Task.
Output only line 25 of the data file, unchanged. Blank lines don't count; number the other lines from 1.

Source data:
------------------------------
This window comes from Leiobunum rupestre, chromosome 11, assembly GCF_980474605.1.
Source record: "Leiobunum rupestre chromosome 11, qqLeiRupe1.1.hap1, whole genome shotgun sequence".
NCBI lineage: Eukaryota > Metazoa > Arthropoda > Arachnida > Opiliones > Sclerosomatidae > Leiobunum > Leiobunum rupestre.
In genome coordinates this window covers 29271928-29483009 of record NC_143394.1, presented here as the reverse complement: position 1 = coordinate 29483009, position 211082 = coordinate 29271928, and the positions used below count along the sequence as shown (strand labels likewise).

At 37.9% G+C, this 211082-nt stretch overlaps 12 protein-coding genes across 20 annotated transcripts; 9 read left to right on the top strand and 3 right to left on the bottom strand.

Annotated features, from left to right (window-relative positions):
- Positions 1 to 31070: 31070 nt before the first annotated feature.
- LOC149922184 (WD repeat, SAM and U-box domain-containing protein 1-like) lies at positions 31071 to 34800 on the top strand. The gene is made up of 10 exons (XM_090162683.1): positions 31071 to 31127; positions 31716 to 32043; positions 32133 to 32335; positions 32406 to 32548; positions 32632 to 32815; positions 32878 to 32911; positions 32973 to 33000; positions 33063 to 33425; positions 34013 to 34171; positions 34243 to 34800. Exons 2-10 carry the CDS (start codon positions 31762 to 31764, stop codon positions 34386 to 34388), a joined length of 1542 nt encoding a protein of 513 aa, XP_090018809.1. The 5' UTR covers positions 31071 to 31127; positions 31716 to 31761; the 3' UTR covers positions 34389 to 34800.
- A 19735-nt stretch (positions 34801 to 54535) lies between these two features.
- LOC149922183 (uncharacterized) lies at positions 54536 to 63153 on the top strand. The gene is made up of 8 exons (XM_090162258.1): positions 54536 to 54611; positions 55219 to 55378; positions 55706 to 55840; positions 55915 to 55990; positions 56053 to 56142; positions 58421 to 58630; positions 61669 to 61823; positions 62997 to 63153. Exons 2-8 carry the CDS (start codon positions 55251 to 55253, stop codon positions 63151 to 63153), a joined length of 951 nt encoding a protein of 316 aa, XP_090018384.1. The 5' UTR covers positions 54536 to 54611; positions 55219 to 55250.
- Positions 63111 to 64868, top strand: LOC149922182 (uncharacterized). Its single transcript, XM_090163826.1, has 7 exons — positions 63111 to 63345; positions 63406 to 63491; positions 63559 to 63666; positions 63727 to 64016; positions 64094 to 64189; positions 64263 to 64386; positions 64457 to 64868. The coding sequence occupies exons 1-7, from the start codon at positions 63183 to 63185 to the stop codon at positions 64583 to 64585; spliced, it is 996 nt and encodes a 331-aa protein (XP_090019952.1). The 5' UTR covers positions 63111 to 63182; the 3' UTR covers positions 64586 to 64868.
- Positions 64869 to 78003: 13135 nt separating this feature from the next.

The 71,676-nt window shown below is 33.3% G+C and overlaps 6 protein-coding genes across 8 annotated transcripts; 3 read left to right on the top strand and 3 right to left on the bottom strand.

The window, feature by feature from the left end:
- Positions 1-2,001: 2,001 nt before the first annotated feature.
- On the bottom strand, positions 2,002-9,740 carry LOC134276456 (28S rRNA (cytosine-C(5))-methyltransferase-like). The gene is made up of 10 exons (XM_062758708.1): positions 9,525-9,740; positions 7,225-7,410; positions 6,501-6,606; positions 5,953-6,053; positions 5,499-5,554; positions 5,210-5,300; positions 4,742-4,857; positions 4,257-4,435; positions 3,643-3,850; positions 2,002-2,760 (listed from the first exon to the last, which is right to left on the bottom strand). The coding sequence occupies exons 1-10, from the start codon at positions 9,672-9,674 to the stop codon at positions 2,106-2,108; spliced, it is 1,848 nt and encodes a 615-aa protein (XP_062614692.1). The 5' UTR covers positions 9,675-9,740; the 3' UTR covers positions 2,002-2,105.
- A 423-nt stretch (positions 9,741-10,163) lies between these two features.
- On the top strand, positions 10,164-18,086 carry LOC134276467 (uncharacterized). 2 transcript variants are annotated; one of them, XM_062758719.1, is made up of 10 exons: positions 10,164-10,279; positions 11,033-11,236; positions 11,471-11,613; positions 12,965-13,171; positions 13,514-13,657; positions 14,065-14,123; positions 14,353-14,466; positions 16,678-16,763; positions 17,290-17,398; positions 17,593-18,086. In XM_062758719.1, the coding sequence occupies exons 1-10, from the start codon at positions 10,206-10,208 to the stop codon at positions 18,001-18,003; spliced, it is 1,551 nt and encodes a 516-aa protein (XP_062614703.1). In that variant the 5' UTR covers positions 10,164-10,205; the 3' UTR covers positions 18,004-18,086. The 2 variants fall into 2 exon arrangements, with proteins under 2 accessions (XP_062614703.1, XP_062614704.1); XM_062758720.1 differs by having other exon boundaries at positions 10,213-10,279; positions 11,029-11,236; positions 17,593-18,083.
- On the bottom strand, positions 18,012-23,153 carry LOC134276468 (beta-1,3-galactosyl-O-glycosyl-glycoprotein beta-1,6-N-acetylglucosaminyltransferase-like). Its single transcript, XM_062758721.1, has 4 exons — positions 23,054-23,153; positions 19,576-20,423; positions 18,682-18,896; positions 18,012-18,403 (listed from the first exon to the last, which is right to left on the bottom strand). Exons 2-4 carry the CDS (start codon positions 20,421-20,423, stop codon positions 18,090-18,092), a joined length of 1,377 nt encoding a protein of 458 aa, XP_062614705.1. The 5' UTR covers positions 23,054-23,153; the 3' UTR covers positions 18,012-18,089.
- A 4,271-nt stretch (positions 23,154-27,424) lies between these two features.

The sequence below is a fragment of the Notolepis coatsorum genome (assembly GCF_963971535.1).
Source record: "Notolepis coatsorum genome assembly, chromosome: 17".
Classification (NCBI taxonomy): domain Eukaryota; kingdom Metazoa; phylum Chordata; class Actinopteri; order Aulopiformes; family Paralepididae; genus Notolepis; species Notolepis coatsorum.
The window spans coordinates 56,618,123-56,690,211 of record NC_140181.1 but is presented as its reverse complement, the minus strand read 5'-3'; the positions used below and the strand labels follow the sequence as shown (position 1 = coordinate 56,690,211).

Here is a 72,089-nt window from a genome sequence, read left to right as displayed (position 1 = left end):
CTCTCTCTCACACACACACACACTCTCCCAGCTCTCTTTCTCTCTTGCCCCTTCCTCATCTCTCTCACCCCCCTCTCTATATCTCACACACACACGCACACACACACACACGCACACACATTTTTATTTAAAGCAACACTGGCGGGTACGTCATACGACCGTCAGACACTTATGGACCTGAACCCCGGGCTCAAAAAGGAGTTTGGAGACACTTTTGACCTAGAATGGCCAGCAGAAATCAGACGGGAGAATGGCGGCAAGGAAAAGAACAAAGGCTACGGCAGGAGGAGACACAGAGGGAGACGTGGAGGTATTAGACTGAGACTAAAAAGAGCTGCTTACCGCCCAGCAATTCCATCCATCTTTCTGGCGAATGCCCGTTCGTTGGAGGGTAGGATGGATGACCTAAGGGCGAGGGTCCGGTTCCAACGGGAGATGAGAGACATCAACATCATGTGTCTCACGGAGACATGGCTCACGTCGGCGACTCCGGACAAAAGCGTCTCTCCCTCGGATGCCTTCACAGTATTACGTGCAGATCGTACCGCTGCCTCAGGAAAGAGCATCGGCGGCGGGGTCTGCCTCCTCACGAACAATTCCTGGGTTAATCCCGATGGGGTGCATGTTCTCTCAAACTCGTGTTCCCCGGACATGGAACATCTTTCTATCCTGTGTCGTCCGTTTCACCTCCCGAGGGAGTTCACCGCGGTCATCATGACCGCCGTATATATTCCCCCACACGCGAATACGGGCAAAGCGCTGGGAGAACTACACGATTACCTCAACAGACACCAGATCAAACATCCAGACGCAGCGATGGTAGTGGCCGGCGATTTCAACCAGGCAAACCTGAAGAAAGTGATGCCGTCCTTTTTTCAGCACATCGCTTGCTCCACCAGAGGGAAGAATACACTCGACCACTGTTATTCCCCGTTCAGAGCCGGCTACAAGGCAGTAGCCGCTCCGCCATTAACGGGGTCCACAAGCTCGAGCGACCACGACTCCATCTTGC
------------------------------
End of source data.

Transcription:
Here is a 72,089-nt window from a genome sequence, read left to right as displayed (position 1 = left end):